Arabian Nightmare

Arabian Nightmare

Paperback

By (author) Robert Irwin

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  • Publisher: DEDALUS LTD
  • Format: Paperback | 266 pages
  • Dimensions: 126mm x 198mm x 20mm | 259g
  • Publication date: 1 January 1998
  • Publication City/Country: Cambs
  • ISBN 10: 1873982739
  • ISBN 13: 9781873982730
  • Edition: New edition
  • Edition statement: New edition
  • Sales rank: 352,588

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Editorial reviews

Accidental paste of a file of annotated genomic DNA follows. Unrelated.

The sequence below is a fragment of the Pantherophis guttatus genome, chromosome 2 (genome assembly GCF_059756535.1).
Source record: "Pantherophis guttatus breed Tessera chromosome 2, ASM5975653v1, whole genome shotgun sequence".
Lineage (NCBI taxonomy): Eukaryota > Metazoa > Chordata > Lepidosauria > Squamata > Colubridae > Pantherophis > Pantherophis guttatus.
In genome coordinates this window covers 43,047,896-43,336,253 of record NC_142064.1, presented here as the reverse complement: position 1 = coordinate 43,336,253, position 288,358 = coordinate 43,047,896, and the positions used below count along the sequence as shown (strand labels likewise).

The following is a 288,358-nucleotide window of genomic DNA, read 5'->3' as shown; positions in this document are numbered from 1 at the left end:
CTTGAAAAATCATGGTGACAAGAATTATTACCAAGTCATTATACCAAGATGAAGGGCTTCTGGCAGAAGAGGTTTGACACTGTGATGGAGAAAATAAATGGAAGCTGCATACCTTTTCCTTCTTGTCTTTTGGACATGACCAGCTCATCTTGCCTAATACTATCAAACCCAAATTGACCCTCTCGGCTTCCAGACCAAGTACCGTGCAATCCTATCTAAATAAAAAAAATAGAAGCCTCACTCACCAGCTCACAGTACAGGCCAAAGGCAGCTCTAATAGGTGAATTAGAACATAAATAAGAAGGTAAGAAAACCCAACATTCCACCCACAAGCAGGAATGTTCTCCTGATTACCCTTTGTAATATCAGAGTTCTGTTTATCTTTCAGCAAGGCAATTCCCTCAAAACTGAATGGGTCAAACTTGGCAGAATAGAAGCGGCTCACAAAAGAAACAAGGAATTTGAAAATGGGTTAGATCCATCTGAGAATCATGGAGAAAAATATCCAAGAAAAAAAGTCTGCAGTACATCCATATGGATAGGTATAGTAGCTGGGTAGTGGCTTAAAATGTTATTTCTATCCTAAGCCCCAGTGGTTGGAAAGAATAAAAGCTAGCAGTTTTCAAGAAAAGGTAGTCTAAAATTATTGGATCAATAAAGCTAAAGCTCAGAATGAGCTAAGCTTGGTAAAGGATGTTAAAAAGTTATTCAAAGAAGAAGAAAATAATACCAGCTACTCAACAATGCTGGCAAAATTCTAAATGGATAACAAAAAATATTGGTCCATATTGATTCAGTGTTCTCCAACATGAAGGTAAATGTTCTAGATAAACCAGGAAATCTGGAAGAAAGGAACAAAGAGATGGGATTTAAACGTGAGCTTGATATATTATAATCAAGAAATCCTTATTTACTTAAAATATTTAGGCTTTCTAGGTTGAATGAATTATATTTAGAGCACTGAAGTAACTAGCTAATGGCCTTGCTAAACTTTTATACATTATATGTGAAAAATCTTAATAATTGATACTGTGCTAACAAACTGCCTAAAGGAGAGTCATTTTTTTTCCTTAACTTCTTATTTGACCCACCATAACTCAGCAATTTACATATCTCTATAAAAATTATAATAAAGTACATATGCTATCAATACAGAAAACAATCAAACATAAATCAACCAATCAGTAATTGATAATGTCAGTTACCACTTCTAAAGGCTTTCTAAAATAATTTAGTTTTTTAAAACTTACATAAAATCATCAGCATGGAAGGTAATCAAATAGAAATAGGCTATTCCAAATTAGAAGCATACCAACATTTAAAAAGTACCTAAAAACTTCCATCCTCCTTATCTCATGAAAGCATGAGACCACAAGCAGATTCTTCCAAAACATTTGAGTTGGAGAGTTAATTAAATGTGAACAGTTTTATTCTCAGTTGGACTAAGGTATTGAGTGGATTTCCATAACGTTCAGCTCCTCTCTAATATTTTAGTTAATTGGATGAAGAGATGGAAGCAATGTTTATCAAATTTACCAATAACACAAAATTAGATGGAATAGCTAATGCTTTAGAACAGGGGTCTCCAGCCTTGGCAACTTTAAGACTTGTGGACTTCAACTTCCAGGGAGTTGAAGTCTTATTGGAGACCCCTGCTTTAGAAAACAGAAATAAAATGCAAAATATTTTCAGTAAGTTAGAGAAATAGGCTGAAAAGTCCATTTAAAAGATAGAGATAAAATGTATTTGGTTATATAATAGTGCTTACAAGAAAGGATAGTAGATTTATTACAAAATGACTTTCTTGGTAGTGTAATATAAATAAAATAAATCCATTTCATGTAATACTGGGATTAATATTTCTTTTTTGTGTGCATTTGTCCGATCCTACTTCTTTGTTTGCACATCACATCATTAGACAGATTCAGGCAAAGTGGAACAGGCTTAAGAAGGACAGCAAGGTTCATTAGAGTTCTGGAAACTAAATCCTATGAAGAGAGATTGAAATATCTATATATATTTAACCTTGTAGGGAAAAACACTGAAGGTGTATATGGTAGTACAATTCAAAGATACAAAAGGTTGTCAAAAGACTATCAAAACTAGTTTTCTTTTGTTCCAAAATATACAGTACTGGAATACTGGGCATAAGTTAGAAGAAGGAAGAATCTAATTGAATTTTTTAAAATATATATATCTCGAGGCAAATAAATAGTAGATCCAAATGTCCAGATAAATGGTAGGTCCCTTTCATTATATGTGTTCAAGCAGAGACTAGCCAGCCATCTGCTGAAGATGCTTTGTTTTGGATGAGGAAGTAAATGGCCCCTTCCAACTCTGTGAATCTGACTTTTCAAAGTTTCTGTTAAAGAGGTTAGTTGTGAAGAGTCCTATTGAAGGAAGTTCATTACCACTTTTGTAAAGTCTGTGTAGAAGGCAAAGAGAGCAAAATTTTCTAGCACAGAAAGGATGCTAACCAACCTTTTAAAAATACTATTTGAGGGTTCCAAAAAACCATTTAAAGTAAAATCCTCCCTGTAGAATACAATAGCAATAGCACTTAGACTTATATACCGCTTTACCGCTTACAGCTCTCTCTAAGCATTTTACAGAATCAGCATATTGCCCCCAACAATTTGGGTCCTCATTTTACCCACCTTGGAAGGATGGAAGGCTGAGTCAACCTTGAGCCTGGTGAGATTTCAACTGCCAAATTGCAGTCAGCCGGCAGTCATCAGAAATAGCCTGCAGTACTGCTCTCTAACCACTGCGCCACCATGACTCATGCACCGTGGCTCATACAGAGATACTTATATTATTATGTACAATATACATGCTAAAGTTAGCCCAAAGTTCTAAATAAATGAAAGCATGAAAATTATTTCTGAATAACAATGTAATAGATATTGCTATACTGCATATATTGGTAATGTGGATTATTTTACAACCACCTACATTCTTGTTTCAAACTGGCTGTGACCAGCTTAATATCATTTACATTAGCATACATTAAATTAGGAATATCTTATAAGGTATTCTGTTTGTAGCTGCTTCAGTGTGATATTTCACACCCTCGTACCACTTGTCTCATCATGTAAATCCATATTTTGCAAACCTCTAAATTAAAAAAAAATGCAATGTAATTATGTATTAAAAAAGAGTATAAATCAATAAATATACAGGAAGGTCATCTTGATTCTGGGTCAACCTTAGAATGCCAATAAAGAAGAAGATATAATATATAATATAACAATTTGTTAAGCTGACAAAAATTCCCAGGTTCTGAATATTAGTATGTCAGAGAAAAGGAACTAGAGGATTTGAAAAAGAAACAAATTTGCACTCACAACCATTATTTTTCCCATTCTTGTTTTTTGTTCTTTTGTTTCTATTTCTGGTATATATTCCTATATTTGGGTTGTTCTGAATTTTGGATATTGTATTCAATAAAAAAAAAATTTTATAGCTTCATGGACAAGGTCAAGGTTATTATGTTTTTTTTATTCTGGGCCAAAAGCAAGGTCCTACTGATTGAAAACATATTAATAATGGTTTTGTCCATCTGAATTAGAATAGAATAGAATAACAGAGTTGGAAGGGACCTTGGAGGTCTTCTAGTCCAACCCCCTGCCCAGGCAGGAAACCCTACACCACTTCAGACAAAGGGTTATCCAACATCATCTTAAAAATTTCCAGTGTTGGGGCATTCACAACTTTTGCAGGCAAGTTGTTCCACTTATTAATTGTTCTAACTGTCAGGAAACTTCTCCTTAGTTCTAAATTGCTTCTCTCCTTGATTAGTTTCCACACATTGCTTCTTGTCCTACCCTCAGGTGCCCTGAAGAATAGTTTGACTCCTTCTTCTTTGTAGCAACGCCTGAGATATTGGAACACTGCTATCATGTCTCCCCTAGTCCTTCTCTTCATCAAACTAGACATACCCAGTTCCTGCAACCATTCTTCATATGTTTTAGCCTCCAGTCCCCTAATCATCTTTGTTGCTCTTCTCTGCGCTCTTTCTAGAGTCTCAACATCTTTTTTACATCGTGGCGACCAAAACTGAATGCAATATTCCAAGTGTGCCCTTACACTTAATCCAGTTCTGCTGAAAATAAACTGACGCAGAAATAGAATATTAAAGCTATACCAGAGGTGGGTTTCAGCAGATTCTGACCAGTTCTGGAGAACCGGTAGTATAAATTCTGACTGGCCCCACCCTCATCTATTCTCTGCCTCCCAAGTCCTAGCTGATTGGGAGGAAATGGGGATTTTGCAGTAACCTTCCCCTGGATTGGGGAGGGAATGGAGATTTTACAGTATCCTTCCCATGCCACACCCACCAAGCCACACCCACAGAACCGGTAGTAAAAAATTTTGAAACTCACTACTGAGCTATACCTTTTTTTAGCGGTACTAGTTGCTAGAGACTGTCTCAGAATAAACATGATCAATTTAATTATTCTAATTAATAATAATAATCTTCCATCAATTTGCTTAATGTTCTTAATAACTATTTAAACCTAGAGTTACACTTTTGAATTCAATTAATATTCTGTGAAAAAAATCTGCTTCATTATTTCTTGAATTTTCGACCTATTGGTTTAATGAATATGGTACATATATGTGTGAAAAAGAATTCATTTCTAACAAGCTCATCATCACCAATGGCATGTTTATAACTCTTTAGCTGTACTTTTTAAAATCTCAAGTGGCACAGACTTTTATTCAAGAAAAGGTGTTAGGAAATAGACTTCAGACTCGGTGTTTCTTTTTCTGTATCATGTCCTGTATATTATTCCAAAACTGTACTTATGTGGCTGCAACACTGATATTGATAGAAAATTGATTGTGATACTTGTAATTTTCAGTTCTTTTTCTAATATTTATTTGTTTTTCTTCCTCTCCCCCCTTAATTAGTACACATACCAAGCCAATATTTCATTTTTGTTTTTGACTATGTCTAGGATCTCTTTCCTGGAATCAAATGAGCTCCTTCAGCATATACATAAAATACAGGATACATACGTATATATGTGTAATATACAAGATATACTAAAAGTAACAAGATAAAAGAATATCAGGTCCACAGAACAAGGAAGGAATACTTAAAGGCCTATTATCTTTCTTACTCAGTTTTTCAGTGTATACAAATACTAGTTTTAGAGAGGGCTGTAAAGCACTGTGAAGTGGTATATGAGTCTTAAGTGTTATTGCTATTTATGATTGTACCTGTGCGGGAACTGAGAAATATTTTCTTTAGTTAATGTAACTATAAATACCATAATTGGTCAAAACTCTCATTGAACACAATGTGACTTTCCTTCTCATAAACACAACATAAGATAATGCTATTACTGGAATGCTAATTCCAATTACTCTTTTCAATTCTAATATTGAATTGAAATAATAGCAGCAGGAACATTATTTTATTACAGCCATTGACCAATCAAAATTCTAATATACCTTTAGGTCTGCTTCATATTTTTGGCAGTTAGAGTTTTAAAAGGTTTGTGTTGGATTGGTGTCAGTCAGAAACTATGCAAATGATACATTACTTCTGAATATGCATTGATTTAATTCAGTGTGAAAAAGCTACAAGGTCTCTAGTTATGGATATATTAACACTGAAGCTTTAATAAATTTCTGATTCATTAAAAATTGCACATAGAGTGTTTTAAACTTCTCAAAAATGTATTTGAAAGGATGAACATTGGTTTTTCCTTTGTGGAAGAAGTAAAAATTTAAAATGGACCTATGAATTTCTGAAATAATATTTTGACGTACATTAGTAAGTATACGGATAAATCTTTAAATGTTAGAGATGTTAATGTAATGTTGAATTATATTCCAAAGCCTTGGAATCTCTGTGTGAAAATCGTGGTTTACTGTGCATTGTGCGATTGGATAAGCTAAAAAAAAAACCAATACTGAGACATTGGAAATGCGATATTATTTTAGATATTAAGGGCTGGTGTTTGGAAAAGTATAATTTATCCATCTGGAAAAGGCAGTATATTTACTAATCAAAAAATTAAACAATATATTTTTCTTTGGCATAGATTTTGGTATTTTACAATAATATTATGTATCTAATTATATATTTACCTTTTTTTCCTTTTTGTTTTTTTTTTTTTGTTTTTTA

Labyrinthine, hugely digressive, but curiously engaging arabesque set in 15th-century Cairo, originally published in England in 1983. Balian of Norwich travels through Egypt, apparently as a pilgrim en route to the shrine of St. Catherine, actually a spy in French pay hired to report on the shifting fortunes of the Mameluke dynasty. Once in Cairo, Balian falls prey to an exotic dream illness, the Arabian Nightmare, a nocturnal disease that consumes minds in ever-intensifying fits of delusion. Balian's dreams have verisimilitude, and he dreams dreams within dreams, so it's hard to say where his waking life ends and his sleep begins, or where one dream interconnects with the next. He meets Dirty Yoll the Storyteller, who has reconstructed Balian's dreamlife and is narrating it to an enthralled crowd; or perhaps Balian has merely dreamt that he met Dirty Yoll narrating to a dreamt crowd. Surely the Father of Cats - at the Invisible College of Sleep layers below the streets - knows something about the Arabian Nightmare; but, on the other hand, the Arabian Nightmare, and possibly the whole of Cairo's sick dreamlife, might be a projection of the Father of Cat's diseased mind. When Balian attempts to flee Cairo, he only dreams he's fleeing Cairo, and all the streets circle back towards the center of town; when he attempts to discover the origin of his disease from Yoll, the Storyteller's narrative digresses and ultimately circles back to its center in the manner of Cairo's streets or Balian's dreams. In Limits of Vision (1986), Irwin somewhat unsuccessfully explored the mind of a housewife on the brink of madness, but here his fascination for inner perception, helped along with a delight in Scheherazadian frames and exotic lore, makes for quite a rich experience: a strangely playful construct that, like an intricate Chinese box, delights with each unexpected combination and hidden drawer. (Kirkus Reviews)